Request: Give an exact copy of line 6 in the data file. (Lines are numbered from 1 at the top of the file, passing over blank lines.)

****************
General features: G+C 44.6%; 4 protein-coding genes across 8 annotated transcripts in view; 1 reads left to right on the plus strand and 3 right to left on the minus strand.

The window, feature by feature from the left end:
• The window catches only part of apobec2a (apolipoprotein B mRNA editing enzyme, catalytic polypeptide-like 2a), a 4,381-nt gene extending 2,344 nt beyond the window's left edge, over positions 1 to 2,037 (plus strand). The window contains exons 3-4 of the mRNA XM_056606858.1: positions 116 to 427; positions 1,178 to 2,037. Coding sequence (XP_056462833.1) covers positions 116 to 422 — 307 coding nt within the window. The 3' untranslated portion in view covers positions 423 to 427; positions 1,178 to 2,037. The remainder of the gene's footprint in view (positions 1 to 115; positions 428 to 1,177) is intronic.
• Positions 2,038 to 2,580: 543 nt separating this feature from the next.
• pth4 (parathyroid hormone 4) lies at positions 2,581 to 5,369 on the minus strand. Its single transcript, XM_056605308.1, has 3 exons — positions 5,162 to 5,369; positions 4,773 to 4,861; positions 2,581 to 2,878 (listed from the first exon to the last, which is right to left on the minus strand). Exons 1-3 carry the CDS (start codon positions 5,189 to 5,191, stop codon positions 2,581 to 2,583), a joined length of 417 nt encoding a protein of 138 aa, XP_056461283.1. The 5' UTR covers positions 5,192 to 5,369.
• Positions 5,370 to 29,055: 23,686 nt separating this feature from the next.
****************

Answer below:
• Positions 5,370 to 29,055: 23,686 nt separating this feature from the next.